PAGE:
Important lesson learned abroad in South Africa

Studying abroad can prove to be rewarding, but keep in mind that assumptions and stereotypes should be avoided when exploring another culture.

Studying abroad offers a lot more in return than just a few college credits and some time spent in a different country. It is an experience that will change the way you perceive different cultural mores.

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LAUREN HERTZLER

This past summer, I was given the remarkable opportunity to work as a foreign correspondent while traveling through South Africa for an entire month.

Upon hearing I was accepted into the School of Communications and Theater’s new study away program in Johannesburg, South Africa, the first thing my roommate said was, “You’re going to be riding elephants!”

Many Americans imagine South Africa as an underdeveloped and underprivileged society, when in reality it has many of the luxuries U.S. citizens enjoy like the Internet, fast-food restaurants, telephones, grocery stores, washing machines, banks and television. There are absolutely no wild animals roaming the busy streets.

Although the majority of the world believes discrimination has been eliminated in South Africa, I found that the struggle of unification still persists. While South Africa has come a long way since the dismantling of apartheid in 1990, racism and bigotry between white Africans and black Africans is still extremely prevalent. Racism and segregation have not dissolved despite being illegal in the country– just like in America.

Living in South Africa for a month was nothing I expected it to be. I quickly realized that most of my preconceived notions of the country, and the people living in it, weren’t accurate at all.

I lived and breathed post-apartheid life, while seeing firsthand interactions of white South Africans treating black South Africans as lower class citizens. I also saw how blacks stuck in former black townships, struggle to overcome severe poverty issues.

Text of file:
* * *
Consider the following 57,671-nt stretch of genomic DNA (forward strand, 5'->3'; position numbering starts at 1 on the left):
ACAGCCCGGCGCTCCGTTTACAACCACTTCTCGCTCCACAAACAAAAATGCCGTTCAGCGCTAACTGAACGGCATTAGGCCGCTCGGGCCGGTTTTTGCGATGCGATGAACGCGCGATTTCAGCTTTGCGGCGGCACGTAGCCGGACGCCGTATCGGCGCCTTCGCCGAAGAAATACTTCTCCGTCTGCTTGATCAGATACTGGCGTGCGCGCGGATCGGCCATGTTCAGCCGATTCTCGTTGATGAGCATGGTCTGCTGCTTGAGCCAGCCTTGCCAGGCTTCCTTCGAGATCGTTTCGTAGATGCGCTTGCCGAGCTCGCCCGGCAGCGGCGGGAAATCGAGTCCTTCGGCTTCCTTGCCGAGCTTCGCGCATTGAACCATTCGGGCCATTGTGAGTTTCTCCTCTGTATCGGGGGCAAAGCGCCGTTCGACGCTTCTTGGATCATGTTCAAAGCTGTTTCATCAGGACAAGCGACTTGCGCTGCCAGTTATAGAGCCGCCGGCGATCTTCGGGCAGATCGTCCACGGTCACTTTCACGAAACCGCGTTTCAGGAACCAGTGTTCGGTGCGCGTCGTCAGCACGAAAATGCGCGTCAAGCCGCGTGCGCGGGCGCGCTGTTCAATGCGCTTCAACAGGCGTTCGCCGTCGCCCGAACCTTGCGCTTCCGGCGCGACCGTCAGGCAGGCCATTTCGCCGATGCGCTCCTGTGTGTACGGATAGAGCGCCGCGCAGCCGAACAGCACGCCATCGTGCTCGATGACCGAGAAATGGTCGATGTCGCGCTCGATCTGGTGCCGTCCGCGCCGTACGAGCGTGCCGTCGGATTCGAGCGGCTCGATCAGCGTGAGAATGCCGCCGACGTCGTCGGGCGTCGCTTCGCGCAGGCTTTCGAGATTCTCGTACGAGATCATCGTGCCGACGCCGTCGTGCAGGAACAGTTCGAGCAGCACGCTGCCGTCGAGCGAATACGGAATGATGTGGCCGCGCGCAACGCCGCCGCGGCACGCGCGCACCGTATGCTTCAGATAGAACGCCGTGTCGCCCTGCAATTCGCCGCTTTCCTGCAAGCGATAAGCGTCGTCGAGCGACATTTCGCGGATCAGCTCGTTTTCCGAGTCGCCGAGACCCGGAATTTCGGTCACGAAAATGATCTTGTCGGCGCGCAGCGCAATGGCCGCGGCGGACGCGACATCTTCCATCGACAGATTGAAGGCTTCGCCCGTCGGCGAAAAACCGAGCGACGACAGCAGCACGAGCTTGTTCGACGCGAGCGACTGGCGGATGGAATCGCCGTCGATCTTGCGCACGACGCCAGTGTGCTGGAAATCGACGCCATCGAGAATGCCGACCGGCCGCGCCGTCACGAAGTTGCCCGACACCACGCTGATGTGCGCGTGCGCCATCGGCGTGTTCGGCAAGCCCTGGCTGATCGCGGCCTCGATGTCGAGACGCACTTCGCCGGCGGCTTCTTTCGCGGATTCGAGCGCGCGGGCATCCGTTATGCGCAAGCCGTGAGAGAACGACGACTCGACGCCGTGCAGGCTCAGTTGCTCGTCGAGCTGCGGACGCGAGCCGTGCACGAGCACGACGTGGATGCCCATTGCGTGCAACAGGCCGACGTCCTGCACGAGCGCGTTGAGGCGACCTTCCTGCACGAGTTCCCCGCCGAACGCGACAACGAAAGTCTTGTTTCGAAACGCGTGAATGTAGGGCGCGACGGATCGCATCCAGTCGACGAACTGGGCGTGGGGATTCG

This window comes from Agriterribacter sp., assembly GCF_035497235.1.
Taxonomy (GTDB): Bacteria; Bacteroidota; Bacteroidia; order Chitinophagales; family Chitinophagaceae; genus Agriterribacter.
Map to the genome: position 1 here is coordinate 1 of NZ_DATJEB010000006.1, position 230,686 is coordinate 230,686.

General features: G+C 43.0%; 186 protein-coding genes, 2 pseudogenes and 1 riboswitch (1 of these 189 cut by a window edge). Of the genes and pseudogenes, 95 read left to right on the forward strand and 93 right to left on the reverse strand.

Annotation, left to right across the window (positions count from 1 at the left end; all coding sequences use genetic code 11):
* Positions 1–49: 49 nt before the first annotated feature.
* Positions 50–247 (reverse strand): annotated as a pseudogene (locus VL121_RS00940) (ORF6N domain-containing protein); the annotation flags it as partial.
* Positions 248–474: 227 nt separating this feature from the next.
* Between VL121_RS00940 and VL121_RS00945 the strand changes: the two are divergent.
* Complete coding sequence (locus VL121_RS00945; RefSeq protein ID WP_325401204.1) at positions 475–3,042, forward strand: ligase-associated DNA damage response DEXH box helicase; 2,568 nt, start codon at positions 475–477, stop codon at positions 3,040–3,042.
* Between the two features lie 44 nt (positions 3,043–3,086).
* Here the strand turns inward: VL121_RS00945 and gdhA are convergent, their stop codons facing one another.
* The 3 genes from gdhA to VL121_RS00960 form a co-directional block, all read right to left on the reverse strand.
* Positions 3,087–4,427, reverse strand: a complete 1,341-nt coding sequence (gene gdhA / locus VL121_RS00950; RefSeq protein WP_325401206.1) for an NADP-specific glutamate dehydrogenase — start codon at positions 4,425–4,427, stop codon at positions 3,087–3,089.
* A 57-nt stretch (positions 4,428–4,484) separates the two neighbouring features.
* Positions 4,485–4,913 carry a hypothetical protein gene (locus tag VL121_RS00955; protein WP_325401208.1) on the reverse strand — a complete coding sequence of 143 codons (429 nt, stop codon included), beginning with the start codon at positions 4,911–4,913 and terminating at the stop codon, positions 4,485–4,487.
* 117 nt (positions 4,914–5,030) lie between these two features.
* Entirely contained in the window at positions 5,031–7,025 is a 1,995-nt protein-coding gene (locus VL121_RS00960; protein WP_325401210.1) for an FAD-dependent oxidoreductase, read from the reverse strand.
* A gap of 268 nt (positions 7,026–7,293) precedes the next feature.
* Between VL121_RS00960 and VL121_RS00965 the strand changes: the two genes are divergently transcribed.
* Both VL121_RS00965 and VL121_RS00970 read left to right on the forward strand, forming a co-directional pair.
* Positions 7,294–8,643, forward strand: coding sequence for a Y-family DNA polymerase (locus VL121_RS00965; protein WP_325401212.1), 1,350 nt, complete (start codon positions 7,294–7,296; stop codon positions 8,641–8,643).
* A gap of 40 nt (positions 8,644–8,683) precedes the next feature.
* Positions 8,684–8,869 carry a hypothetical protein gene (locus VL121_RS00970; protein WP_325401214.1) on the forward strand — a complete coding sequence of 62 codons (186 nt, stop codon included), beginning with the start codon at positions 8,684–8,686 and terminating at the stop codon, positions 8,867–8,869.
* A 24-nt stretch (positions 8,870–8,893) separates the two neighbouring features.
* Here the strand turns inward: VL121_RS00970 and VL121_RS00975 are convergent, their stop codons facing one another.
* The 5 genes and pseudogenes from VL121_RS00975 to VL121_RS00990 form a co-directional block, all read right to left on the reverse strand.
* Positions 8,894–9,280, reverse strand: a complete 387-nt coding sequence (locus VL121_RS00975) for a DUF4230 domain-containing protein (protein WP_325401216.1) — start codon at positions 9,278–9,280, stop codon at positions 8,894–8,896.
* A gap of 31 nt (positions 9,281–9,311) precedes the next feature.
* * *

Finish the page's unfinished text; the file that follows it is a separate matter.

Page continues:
You can’t fully understand a culture unless you live in it. The people I met and the things I learned by immersing myself in the South African way of life could never be understood by reading a book or watching a movie.

Assumptions in everyday life, although sometimes inevitable, should be avoided. Stereotyping seems second nature to college students who often categorize students around campus into groups–the preps, geeks, goths, stoners and meatheads–to name a few.

While in South Africa, a few of the students in the program sat down for lunch and shared their first impressions of each other. I was first thought of as a “preppy, blonde bimbo” until, of course, everyone got to know me beyond my physical appearance.

It was shocking to see how others portrayed me before I even verbally expressed myself, and it made me realize that preconceived notions can be very ignorant.

Everyone, if given the opportunity, should study abroad at some point during college. The experience I had has opened up my mind to new people, situations and views of not only South African culture, but also my everyday surroundings.

College students, especially freshmen, must be considerate of others’ opinions and cultures, and should become knowledgeable of different places outside of their comfort zone. They’ll be surprised – I know I was – at how they’ll grow as individuals.

Lauren Hertzler can be reached at lauren.hertzler@temple.edu.

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